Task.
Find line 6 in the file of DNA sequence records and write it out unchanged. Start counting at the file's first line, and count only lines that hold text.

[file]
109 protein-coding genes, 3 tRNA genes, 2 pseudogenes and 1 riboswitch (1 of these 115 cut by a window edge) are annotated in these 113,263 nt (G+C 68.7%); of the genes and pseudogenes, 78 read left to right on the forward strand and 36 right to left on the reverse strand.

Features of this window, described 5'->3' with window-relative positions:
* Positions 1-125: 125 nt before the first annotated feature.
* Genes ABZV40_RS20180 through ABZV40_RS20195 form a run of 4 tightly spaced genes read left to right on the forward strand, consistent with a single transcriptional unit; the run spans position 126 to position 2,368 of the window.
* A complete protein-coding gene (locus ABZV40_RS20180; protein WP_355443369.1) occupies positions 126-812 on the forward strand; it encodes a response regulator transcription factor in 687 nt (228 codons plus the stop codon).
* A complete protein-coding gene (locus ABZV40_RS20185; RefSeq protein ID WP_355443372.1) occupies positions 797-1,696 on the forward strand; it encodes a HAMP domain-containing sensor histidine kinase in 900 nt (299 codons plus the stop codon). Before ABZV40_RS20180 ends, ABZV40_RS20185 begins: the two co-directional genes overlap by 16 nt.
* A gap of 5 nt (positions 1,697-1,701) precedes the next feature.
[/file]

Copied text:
* A complete protein-coding gene (locus ABZV40_RS20185; RefSeq protein ID WP_355443372.1) occupies positions 797-1,696 on the forward strand; it encodes a HAMP domain-containing sensor histidine kinase in 900 nt (299 codons plus the stop codon). Before ABZV40_RS20180 ends, ABZV40_RS20185 begins: the two co-directional genes overlap by 16 nt.